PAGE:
“Can you accept how fire
starters, mulch makers, nest
builders and composters
unraveled crepe yarn to build
an arch—that, when lifted,
the speckled eggs would
float against the silk.”

Beth: “I really appreciate the suggestion in your question that I try to be respectful and ethical with the treatment of someone else’s images in my work. Ekphrasis has a long, critical history of sometimes being antagonistic, but I actually enjoyed that because I think the competition between the visual image and the words that one comes up with in order to capture that image is a lot of fun. At the same time, I love painting, photography, and imagery. I don’t like to think of myself as just merely competing with somebody else’s medium. I’ll go back to the image over and over and over again until the point where I know there’s nothing I’ve missed and I’ve looked at everything. I’ll read beyond the image to learn a little bit about the materiality, what the artist’s process was, and what some of their own philosophy might be. There’s a lot of research that goes into how I approach ekphrasis.”

James: I couldn’t resist Googling some of the sources, the works of art and other resources, to learn more. The poems in this collection stand alone and also tickle the reader’s curiosity. An example, in “On Metaphor in the Rural Historic Structural Survey of New Lenox Township”, you use as inspiring material a report that is over 200 pages long. Such an unlikely source of inspiration. You write:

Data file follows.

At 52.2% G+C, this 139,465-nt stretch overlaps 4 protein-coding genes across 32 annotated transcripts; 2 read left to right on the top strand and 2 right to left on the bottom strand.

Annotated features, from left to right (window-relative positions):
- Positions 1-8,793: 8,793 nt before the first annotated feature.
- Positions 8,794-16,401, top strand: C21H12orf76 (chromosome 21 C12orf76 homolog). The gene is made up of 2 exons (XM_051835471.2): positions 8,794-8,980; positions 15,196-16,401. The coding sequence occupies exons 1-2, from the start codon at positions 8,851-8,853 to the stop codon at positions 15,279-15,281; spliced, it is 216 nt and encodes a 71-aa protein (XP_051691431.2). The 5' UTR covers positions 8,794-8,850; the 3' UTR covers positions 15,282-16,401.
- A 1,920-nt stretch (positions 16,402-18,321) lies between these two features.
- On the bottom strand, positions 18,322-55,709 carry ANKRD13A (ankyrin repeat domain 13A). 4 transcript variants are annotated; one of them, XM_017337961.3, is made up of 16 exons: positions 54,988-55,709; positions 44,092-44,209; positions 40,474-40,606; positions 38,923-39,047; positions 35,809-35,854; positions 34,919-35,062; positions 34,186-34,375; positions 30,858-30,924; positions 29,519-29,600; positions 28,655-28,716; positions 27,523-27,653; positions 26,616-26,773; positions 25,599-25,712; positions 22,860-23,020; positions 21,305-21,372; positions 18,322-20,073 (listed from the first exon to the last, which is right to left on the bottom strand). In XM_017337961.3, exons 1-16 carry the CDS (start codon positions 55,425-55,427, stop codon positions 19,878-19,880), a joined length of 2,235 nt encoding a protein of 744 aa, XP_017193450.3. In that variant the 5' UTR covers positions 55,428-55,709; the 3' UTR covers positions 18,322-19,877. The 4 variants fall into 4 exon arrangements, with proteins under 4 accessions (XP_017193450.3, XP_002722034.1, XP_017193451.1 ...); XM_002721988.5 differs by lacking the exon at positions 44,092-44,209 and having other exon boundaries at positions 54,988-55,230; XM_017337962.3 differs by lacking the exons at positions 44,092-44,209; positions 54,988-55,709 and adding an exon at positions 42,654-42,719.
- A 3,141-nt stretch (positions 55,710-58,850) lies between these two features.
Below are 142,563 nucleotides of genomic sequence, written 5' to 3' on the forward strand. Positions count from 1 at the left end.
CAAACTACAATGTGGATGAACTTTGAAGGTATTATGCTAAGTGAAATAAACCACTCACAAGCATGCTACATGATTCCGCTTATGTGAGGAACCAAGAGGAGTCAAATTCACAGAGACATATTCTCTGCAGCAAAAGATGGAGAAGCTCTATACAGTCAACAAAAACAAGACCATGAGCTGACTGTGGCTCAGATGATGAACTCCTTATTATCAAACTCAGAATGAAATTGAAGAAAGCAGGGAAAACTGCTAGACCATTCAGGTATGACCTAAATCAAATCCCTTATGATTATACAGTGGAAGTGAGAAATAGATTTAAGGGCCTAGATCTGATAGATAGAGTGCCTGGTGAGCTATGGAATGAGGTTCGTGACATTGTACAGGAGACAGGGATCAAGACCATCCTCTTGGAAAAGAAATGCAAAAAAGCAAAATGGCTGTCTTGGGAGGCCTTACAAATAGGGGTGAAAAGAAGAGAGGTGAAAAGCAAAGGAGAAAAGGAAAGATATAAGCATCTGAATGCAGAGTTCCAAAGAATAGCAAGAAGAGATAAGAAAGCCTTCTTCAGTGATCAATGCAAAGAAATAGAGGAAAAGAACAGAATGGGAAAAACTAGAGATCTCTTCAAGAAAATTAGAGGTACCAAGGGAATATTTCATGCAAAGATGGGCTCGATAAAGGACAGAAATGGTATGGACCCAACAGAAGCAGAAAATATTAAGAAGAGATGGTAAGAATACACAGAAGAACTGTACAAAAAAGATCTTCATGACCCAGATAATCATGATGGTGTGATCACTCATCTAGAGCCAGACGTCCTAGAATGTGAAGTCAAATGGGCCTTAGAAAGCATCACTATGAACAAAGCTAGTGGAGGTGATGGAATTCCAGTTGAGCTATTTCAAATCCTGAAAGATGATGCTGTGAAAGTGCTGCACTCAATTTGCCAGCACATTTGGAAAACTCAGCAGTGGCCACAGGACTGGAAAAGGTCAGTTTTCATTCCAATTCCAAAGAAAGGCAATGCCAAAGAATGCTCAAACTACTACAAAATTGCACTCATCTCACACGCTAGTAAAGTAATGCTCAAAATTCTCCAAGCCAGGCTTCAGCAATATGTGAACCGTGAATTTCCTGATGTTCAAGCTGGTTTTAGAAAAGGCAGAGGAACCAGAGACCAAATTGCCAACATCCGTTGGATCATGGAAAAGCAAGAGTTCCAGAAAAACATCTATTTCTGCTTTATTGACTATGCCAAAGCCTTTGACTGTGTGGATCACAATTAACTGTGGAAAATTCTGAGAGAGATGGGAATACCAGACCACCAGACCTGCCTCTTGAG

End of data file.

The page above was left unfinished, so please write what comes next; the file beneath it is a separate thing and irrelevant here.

“Thanks to Wiss,
Janney, Elstner

and Associates,
I can spot

a spindle work porch
and jig-

saw cut trim.”

Did you intentionally seek out source material through research, or stumble on studies and art that struck you in some way, or a mix of both?

Beth: ‘I think it’s probably a little of both. I don’t remember how I stumbled upon that rural historic structural survey, but I do know that I was really interested in seeing some of the landscape around where I had grown up change. I was wondering about the processes for determining what happens with some of the land and some of the structures that are on those properties. I may have sought that particular report out, but why I ended up reading it is another question. I must have found some of the language in there inspiring. I was thinking these decisions are likely made on objective and empirical grounds. But at the same time, I was imagining that there would be an emotional component where one can’t help but be subjective. I imagine they must feel a certain way about this particular place and how that is very much a part of the history of poetry about a place.”